I spent a lot of time with the Traynor until I realized that I like the boogie express more: the express sounds better at lower volumes with the 5 watt setting, and I couldn't bring myself to pay $800 for an amp and still wish for something more.

The boogie certainly wasn't the low-price bargain amp, although it is a good deal by premium amp standards (i.e. compared to the Vox ac30, new Marshalls & higher-end Boogies). It was the one amp that was small, incredibly versatile, and useful for home and practice/small venues.
 

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...very intriguing. i like the small size and 10" speaker. a 12" extension would add great versatility. i've never been fond of boogies, but i am going to have to take a serious look. i'm quite happy with my traynor ycv40wr as a "platform" for my pedals, and it has a very good clean sound, but an amp with a bit of its own character would be a definite plus.

-dh
 

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Discussion Starter #8
I didn't begin my amp search with a mesa in mind ... but after I played with the express, I kept returning to listen to it again after trying different amplifiers. I actually resisted the mesa express choice for some time, because I felt there must be other less expensive amps that would be as versatile and still sound really good. The Express wasn't the best bang for the buck -- that would probably have been the Traynor YCV40 :smilie_flagge17:-- but I didn't want to drop close to a grand on an amplifier and feel that I didn't get the one with the tone I preferred.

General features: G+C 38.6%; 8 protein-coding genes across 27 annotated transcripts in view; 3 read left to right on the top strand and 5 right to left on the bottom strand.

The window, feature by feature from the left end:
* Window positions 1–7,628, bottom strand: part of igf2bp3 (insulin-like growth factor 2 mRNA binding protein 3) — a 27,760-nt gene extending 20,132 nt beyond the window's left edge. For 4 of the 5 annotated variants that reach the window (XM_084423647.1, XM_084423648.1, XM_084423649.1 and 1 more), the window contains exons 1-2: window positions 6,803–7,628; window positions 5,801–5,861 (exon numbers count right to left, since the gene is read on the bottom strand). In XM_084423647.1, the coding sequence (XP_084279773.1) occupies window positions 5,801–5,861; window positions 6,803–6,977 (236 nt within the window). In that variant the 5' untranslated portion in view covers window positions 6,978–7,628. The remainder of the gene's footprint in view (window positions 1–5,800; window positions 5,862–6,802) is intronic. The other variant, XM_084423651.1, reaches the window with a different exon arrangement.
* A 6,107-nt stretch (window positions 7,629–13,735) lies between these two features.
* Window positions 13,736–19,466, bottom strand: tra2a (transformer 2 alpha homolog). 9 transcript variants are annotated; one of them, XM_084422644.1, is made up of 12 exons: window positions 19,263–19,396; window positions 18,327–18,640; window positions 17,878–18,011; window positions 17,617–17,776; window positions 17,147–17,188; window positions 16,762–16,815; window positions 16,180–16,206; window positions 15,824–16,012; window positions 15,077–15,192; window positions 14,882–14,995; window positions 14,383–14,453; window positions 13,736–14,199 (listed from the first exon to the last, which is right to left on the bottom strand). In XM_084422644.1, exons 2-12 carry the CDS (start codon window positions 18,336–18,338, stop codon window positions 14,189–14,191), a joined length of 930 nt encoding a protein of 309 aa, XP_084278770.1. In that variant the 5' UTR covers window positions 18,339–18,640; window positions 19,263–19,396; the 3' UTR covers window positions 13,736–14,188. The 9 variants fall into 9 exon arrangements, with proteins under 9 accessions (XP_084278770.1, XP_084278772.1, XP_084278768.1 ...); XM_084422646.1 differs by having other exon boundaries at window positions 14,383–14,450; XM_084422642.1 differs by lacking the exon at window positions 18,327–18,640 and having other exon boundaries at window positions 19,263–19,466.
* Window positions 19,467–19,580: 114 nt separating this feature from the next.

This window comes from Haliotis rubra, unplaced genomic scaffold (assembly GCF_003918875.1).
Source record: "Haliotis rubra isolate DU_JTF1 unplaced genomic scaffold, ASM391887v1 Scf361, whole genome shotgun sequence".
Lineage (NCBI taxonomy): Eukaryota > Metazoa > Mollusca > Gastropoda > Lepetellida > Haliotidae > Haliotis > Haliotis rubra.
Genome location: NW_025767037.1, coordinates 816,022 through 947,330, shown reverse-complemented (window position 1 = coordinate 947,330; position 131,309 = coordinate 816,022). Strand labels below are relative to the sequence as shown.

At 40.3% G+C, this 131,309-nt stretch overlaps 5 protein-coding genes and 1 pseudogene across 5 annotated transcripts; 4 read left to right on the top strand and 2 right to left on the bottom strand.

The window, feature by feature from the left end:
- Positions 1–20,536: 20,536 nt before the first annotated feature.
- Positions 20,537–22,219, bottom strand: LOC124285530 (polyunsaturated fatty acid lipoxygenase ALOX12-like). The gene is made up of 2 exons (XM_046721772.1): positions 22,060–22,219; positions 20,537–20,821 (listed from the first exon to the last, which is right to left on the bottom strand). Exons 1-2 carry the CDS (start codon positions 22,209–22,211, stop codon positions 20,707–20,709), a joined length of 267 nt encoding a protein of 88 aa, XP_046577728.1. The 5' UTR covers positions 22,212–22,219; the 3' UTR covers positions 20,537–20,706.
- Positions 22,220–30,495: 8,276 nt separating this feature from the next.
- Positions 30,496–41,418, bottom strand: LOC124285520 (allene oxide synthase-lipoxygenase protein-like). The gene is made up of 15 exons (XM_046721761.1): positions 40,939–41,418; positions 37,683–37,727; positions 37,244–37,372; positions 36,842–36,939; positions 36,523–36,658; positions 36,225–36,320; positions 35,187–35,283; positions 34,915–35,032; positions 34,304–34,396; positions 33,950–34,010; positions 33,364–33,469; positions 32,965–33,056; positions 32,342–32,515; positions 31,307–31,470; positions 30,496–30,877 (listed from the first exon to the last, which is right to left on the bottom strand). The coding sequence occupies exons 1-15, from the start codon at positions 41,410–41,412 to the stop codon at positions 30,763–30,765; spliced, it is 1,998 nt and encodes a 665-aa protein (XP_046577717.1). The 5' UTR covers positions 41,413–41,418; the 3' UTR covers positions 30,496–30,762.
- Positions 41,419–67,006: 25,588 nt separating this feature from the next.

... and I didn't realize how much getting a new amp would cut into my sleeping time -- I noodled into the wee hours again last night, so I'm a zombie today again at work:zzz:
 

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funny, a guy over at another forum (http://www.sevenstring.org/forum/index) tried out both the 5:25 and the 5:50, and wondered how mesa went wrong lol.

apparently the stiletto Ace takes 'em both to school. all I know for sure is that i need to try out most of mesa's line lol
 
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apparently the stiletto Ace takes 'em both to school.
That's like comparing apples to oranges man. One is an EL-84-based Mesa aimed at the more budget minded and designed to cover a big breadth of sonic territory. One is an all out Mesa EL-34 rock machine designed to mimic amps usually made across the pond. The price delta alone hardly makes them comparable products.

Edit: I argue if only to jack up my post count this month. :wink:
 

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hey Steve P...
congrats on your boogie purchase...
trust me you wont be disappointed...these amps are tone monsters...
you will find lots of interesting tones...in that box...

there are many who love boogies and from what I have seen a few who hate then as well...
I'm not sure if those who dislike them are just those who dont want to spend the time on a learning curve....since they do require you invest some time in
learning how each stage of the circut affects the others...
but once you get it...most other amps just dont cut it in the tone department

I play thru a lonestar special 1x12 with a 2x12 extention cab...
and I love the sound....
gotta love that class A and the vintage voicing....

enjoy and try to get some sleep....lol
Auger
 

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there are many who love boogies and from what I have seen a few who hate then as well...
I'm not sure if those who dislike them are just those who dont want to spend the time on a learning curve....since they do require you invest some time in
learning how each stage of the circut affects the others...
but once you get it...most other amps just dont cut it in the tone department
\


...i've spent a fair amount of time, especially in the studio, trying to make boogies work for me. perhaps not enough time, because i could never get a tone i liked. as well, quite a few boogies i tried had an annoying hiss.